Mar 21, 2017 update to the Mazda Miata project car

Our Turbo Miata Goes Boom

Don't worry, we made sure the road was safe and clean for others after we left our mark.
The smoking gun: All the oil marks in the engine bay appear to point toward the end of this oil hose that leads to the turbocharger.
We're also replacing all the suspension bushings throughout the car with parts from Energy Suspension.
A hydraulic press makes short work of suspension bushings.
We also have to replace our eBay coil-over sleeve setup (right) with stock Miata springs (left).

Racing wouldn’t be racing without constant setbacks. Nobody is immune to failure at some point in time, but if there’s one thing you don’t want to fail two weeks before a race, it’s the engine. See what we’re getting at?

After a flawless endurance race, our project turbo Miata gave out on us with the most inconvenient timing: while being moved between shops during our pre-race prep. That next race takes place in less than two weeks.

What happened? As best as we can tell, the oil line leading to the turbocharger failed and started spewing oil while we were driving the car. Unfortunately, the engine wasn’t hot enough to create an alarming plume of smoke. Just before we reached the second shop, we saw the oil pressure “gauge” drop to zero—remember, this year of the Miata doesn’t feature a proper oil pressure gauge as it’s really just an on/off idiot light connected to a gauge-like display. A few lessons have been learned here.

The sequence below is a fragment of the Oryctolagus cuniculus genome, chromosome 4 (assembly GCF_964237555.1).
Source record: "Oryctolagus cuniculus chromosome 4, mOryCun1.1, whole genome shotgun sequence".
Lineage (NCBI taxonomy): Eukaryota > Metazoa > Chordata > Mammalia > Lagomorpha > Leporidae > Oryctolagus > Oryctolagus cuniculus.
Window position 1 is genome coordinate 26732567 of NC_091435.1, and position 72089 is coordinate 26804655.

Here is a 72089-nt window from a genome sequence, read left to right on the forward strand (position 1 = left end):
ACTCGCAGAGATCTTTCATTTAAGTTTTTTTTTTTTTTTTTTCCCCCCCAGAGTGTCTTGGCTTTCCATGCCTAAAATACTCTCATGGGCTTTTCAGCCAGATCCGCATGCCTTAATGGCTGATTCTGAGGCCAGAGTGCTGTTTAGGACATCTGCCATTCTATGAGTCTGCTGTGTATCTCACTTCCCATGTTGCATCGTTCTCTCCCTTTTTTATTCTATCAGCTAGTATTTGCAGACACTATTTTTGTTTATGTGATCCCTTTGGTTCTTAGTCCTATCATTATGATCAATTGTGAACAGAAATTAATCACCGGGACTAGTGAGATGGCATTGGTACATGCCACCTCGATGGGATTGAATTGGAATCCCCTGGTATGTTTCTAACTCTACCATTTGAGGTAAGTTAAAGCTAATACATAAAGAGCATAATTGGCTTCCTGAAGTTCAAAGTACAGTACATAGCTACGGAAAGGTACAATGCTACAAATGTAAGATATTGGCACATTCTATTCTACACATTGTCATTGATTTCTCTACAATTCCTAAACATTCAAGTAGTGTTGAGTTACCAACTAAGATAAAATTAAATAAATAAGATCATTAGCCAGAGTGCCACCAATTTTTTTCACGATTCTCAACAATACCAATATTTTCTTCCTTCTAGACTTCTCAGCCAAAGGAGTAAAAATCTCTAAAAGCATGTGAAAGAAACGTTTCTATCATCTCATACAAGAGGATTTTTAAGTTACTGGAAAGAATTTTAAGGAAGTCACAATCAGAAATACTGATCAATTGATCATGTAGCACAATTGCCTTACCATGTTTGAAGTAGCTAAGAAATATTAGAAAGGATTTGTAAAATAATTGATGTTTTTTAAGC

We immediately killed the engine, but after pushing the car into the shop and topping off the oil, our fears were realized: We still had no oil pressure. Our engine was done.

To confirm that diagnosis, we removed the oil filter and cut it open to see what it had caught. Though not much, there was definite evidence of copper. That was the final nail in the coffin.

Fortunately we’re armed with a backup engine. It’s a stock 1.8-liter from an automatic-equipped donor car. With a few late nights and some elbow grease, we hope to have the engines swapped in time to test the car at the FIRM this weekend.

While we have the car in the air, we are also making a couple suspension adjustments. First, we’re replacing all the suspension bushings with new parts from Energy Suspension. With a little help from a hydraulic press, this is a pretty straightforward (though time-consuming) process once all the control arms have been removed.

After that, we have to replace our eBay coil-over sleeve setup with stock Miata springs. This might be a performance downgrade, but we need to run stock springs in order to avoid incurring penalties at our race with ChumpCar at Daytona. Fortunately we can retain the Koni Shocks we’ve been running.

If everything goes according to plan, the car will be buttoned back up by the end of the week.

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Comments

View comments on the GRM forums
Keith Tanner
Keith Tanner MegaDork
3/21/17 1:07 p.m.

I can't believe that turbocharger outlasted the engine I run my car with both a proper gauge AND a big warning light hooked to the '96+ 7 psi switch. You can never make low oil pressure too obvious for a driver.

Stainless feed line?

Ed Higginbotham
Ed Higginbotham Associate Editor
3/21/17 1:13 p.m.

Very true, Keith. And yes, the feed line is a stainless braided line.

Woody
Woody MegaDork
3/21/17 1:14 p.m.

In reply to Keith Tanner:

Tell me more about this 96+ switch that I probably have two of in my basement.

NickD
NickD SuperDork
3/21/17 1:14 p.m.